Undermining Own Talking Points, Pendley Says Local Oil and Gas Development Decisions Will Be Made in DC

Anti-Public Lands Zealot Head of BLM Says Local Offices Will Not Have Decision-Making Authority When It Comes to Local Decisions’

Acting Director of the Bureau of Land Management (BLM) William Perry Pendley recently contradicted a major talking point used by political officials to justify BLM’s relocation efforts, underscoring that the relocation is a charade meant to appease special interests, not improve Interior’s decision-making. 

“We’ve known from the start that moving the BLM headquarters is a political ploy meant to dismantle the critical public lands management agency from the inside out and give special interests more access to decision-makers, not impacted communities out West. Pendley’s comments only further prove the true intent of the relocation is to continue eroding America’s public lands,” said Western Values Project Deputy Director Jayson O’Neill. 

When asked about public lands management decisions being made at the local level, Pendley said that “any update to a local BLM land management plan is ‘not a local decision,’” recent reporting from Bloomberg Environment revealed. But Interior Secretary Bernhardt and Senator Cory Gardner (R-CO) have repeatedly claimed that the move would result in improved land management decisions because decision-makers would be closer to the lands they manage.

Interior announced the reorganization and relocation of the BLM at the behest of Congress and former BLM career public servants, touting that moving the BLM out of Washington D.C. would expand local decision-making input. Pendley’s recent comments undermine that assumption. It’s been agency standard that decisions concerning the use of public lands, determining which areas are opened to oil, gas, and mineral development have been made at the state and local level BLM offices. However, Pendley recently made clear that any update to BLM management is now “not a local decision.”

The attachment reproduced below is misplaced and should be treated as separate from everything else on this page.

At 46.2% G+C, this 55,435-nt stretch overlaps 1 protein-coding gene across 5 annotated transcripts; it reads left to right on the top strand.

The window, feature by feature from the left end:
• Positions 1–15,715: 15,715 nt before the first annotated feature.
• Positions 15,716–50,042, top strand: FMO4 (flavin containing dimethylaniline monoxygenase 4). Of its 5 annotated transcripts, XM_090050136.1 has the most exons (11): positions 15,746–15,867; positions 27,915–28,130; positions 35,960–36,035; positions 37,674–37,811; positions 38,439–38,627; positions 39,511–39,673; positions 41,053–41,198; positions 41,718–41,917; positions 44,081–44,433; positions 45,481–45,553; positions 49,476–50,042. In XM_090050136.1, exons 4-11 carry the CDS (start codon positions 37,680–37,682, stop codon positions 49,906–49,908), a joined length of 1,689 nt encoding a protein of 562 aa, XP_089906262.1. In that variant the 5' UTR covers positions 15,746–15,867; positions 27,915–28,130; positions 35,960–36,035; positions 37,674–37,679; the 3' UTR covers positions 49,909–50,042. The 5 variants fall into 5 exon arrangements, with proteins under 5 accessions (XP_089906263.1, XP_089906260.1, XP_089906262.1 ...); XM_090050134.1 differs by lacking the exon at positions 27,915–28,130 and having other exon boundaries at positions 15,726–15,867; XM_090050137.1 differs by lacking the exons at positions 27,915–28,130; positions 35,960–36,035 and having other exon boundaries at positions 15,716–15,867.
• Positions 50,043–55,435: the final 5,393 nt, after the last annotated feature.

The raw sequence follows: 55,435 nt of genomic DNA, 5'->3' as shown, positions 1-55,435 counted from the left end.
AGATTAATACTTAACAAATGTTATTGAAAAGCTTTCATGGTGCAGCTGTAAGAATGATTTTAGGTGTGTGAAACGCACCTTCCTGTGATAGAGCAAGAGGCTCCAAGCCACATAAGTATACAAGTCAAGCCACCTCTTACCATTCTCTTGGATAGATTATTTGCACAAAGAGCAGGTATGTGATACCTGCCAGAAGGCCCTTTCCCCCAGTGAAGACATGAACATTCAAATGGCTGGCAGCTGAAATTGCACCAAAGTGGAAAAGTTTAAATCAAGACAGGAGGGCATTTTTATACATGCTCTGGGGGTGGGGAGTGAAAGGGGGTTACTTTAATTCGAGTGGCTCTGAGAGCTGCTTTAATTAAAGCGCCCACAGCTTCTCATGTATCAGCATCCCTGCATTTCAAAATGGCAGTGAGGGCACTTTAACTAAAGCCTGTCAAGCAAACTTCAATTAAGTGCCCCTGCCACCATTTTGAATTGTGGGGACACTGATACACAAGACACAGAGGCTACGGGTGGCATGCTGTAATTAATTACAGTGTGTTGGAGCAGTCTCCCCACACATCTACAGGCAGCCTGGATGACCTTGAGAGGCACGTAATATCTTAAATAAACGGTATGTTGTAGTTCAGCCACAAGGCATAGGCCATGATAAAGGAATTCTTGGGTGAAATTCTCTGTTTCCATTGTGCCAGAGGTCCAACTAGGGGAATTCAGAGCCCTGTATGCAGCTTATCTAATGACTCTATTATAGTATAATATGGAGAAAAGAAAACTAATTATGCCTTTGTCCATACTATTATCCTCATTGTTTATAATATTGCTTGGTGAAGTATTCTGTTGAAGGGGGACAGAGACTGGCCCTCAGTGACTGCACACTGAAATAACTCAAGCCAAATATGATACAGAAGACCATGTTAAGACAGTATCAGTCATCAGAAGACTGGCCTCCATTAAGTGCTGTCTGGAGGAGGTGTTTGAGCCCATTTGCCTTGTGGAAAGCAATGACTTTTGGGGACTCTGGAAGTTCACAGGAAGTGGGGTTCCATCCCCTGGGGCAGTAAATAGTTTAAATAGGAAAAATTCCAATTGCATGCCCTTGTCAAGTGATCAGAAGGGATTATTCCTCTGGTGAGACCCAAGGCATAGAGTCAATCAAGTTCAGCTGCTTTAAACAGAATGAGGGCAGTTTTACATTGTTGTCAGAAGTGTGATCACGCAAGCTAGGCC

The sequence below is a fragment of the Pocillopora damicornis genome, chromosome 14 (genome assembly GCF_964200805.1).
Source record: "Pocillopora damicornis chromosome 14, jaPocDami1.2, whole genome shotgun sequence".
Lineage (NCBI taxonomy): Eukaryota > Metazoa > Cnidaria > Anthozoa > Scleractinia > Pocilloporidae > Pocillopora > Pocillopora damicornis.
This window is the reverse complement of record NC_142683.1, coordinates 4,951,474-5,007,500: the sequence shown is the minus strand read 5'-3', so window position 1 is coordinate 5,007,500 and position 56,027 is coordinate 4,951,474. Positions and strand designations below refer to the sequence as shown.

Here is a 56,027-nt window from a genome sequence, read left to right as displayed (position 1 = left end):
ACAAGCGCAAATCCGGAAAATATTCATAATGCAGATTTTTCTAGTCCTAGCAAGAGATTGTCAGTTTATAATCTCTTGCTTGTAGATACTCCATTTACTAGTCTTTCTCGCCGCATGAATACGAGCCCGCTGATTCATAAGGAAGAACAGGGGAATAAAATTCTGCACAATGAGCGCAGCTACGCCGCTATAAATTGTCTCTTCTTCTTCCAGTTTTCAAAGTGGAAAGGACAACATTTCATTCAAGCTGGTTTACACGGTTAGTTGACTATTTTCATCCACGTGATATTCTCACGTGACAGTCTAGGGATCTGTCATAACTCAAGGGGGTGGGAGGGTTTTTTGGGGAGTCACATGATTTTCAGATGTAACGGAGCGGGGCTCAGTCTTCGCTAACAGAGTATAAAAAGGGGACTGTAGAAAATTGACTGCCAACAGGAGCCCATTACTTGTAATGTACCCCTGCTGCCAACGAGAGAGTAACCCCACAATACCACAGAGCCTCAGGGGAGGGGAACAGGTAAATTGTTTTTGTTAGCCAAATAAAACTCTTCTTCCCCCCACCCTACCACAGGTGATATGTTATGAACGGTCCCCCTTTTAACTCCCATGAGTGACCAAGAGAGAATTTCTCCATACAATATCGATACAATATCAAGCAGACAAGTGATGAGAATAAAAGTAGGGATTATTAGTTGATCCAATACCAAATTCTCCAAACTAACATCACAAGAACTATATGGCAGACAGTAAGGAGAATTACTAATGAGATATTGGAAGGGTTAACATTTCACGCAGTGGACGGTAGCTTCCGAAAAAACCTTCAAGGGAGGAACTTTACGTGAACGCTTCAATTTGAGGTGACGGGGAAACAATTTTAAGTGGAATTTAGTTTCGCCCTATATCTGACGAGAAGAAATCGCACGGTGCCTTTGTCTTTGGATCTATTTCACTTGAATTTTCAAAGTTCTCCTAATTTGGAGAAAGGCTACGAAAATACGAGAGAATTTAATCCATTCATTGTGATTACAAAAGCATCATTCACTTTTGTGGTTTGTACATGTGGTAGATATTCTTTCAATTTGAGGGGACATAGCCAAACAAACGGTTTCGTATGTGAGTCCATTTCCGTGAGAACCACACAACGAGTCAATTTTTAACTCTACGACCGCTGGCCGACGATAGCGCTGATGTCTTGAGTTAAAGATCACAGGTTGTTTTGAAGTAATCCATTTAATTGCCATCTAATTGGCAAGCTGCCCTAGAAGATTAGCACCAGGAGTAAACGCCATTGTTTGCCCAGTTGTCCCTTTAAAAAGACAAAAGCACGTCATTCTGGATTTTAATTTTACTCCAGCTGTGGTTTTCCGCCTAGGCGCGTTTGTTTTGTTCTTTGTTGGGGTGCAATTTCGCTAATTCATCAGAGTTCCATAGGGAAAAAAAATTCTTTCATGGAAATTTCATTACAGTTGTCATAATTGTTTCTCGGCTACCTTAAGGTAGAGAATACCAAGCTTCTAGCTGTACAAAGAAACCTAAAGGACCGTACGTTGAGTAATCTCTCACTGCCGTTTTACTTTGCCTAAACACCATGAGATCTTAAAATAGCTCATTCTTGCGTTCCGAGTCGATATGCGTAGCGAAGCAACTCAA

The proposed BLM HQ move has been widely criticized for lacking a purpose since the vast majority of BLM staff are already based in the states. Reorganizing the BLM is seen by members of Congress as part of a larger effort to appease special interests by skirting government accountability efforts. The move has also been called into question by former BLM career public servants who believe it is a not-so-veiled attempt to transfer public lands to states, a precursor to selling them to private interests. Recently, Trump’s Chief of Staff Mick Mulvaney admitted that the intent of relocating federal employees was to force them to quit.

Interior already spent some $14 million on the reorganization and relocation proposal and has requested an additional $27 million that has not been allocated. A recent report from the Western Values Project highlights the consequences of the move.

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